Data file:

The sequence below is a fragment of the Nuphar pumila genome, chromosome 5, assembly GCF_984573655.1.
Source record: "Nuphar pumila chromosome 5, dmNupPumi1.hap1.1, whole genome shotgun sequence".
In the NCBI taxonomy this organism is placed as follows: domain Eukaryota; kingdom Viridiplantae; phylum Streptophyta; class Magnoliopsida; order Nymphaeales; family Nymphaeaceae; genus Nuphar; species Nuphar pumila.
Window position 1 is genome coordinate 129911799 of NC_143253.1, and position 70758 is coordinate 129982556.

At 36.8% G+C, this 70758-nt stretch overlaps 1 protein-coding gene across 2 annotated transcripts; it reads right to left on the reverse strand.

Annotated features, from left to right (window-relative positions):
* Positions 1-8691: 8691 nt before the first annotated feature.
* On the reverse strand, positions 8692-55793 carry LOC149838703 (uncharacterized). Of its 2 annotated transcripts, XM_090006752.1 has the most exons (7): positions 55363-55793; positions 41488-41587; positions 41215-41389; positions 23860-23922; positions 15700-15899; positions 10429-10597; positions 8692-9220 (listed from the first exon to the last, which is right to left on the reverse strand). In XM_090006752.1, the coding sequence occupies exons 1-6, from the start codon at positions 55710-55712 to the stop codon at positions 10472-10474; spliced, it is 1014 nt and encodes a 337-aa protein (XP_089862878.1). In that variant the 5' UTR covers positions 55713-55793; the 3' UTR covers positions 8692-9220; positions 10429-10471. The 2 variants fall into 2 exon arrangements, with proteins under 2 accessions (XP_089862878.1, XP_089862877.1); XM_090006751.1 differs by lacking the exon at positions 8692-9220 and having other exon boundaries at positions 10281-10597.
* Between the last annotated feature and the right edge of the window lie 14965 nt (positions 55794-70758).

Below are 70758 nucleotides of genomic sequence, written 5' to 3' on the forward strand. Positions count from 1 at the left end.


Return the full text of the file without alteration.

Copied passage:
The sequence below is a fragment of the Nuphar pumila genome, chromosome 5, assembly GCF_984573655.1.
Source record: "Nuphar pumila chromosome 5, dmNupPumi1.hap1.1, whole genome shotgun sequence".
In the NCBI taxonomy this organism is placed as follows: domain Eukaryota; kingdom Viridiplantae; phylum Streptophyta; class Magnoliopsida; order Nymphaeales; family Nymphaeaceae; genus Nuphar; species Nuphar pumila.
Window position 1 is genome coordinate 129911799 of NC_143253.1, and position 70758 is coordinate 129982556.

At 36.8% G+C, this 70758-nt stretch overlaps 1 protein-coding gene across 2 annotated transcripts; it reads right to left on the reverse strand.

Annotated features, from left to right (window-relative positions):
* Positions 1-8691: 8691 nt before the first annotated feature.
* On the reverse strand, positions 8692-55793 carry LOC149838703 (uncharacterized). Of its 2 annotated transcripts, XM_090006752.1 has the most exons (7): positions 55363-55793; positions 41488-41587; positions 41215-41389; positions 23860-23922; positions 15700-15899; positions 10429-10597; positions 8692-9220 (listed from the first exon to the last, which is right to left on the reverse strand). In XM_090006752.1, the coding sequence occupies exons 1-6, from the start codon at positions 55710-55712 to the stop codon at positions 10472-10474; spliced, it is 1014 nt and encodes a 337-aa protein (XP_089862878.1). In that variant the 5' UTR covers positions 55713-55793; the 3' UTR covers positions 8692-9220; positions 10429-10471. The 2 variants fall into 2 exon arrangements, with proteins under 2 accessions (XP_089862878.1, XP_089862877.1); XM_090006751.1 differs by lacking the exon at positions 8692-9220 and having other exon boundaries at positions 10281-10597.
* Between the last annotated feature and the right edge of the window lie 14965 nt (positions 55794-70758).

Below are 70758 nucleotides of genomic sequence, written 5' to 3' on the forward strand. Positions count from 1 at the left end.